It is important to drive the small cell equipment ecosystem in the direction of the carriers’ wants and needs, Gordon Mansfield, executive director of AT&T’s Small Cells and Radio Access Network Division, told the audience during his keynote address at the Tower and Small Cell Summit, February, in Las Vegas.
He also spoke of the Small Cell Forum, of which he is chairman, and its commitment to promoting small cell deployment through education, noting that there may be more upside to small cell deployment than carriers realize. Shrinking cells not only boosts capacity, but cellular densification unleashes new applications in the marketplace, Mansfield said.
“If you think about having great coverage, great penetration, but then having those small nodes that give you greater ability to do triangulation and location-type functionality, it starts to open the door for new applications,” he said.
Mansfield noted that a Universal Mobile Telecommunications System study showed that if four small cells are placed within a macro cell, traffic offload can be increased by 56 percent, but median throughput can be increased by 315 percent. In effect, the performance of the macrocell is improved by the inclusion of small cells.
“Most people think that that’s all about the small cell,” he said. “What you actually see … is that by taking some of that traffic and offloading it onto the small cells, you actually are improving the performance of the macro as well.”
Nine out of 10 operator groups are deploying small cells. While today that consists mostly of femtocells, the types of deployments are diversifying, Mansfield said.
“There is not an operator that I talked to anywhere around the world that doesn’t have some view that small cells are necessary for the future of their networks,” he said. “Now, we’re getting beyond the focus on residential and enterprise and we are starting to look at a greater emphasis, greater focus on in-building enterprise in public areas.”
Although 98 percent of operators say small cells are important, Mansfield conceded that only 50 companies are deploying the technology to date. The Small Cell Forum has set a goal to increase the number of carriers deploying small cells.
The group created the Small Cell Forum Release Program to educate the operator community on the full range of questions about how, why and what to deploy in terms of small cells. To create the program, the forum collected information in the early stages of femtocell and small cell deployment in order to provide carriers with information on real-world examples of small cell deployment, including residential, enterprise, metro and rural case studies.
“From a Small Cell Forum perspective, we really consider the Release Program as a how-to guide to accelerate commercial deployments of small cells,” he said. “From an operator perspective, it is an all-you-need-to-know guide.”
From the vendor perspective, the Release Program provides a resource of data to understand what’s been done, what’s worked and what hasn’t.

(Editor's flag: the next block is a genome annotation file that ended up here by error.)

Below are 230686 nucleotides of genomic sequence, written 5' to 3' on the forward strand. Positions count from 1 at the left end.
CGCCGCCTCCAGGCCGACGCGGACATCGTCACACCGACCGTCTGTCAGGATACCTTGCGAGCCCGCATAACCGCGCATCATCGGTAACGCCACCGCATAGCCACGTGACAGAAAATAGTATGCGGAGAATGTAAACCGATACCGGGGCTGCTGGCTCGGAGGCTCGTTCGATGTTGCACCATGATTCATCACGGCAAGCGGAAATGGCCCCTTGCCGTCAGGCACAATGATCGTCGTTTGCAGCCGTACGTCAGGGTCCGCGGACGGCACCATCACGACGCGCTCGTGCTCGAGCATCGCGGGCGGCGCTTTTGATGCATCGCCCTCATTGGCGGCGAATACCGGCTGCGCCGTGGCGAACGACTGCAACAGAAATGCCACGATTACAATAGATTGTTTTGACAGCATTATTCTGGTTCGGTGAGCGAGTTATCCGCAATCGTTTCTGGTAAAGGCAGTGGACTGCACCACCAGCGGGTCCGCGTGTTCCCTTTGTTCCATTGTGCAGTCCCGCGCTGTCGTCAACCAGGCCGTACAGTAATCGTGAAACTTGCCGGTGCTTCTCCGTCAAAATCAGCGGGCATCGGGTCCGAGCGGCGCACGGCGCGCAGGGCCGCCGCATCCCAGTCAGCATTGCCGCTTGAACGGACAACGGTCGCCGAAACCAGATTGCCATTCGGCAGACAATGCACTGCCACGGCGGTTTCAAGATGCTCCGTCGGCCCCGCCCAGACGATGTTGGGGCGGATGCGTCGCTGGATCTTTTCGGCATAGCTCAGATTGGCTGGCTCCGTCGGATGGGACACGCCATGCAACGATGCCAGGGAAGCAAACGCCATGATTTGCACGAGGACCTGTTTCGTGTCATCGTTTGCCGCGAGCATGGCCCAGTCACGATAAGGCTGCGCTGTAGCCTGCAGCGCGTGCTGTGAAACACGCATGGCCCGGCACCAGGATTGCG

“To make sure they are developing the right products, they’re basing it on mobile operator requirements and successful roll out experience,” Mansfield said. “We start by simulating the investment, getting the operator requirements, building and gathering the ecosystem.
Release One, which was published at this year’s Mobile World Congress, included the femtocell market. The next release will include the enterprise space, followed by public access and metro. Each Release includes reports, technical papers, videos and conference PowerPoint presentations.
Release One features case studies on AT&T’s 3G femtocell deployments, which provide a simple, out-of-the-box indoor coverage solution for users.
“When you think about these volumes, you have to make it simple,” Mansfield said. “The common user has to be able to plug that in and it has to work. You’ve got to be able to integrate. Integrating with key carrier building systems, etc. and regulatory systems is important. And you can’t have interference.”
Mansfield said that providers of small cells may be able to take the strategies deployed in the femtocell space and transfer them to other use cases.
“If we think about the capabilities that have been demonstrated and millions of use cases across the U.S. and elsewhere, it’s not uncommon for us to be able to apply some of those capabilities and get simpler ways to install small cells in a public way as well,” he said.
Mansfield discussed AT&T’s announcement to move beyond the residential space with the deployment of 40,000 public access small cells as part of the Velocity IP program during the next three years.
“No one should think that we’re thinking about going and replacing our macro network with small cells,” he said. “That’s not practical, but going in and enhancing that macro coverage in a targeted way is very practical: some indoor, some outdoor. Think about on utility poles. Think about in buildings, on buildings, etc.”
The ability for small cells to coexist with existing macro cells, compatibility between different vendors and ability to manage interference are all interrelated, Mansfield said. To facilitate this integration, the Small Cell Forum has developed operator requirements focused on the public access space.
“I don’t think anybody believes that in the small cells phase that we can do that without self-optimizing networks,” he said. “I really start to bring all of those pieces together and I say, 90 percent of what operators are saying is that it’s got to work together.”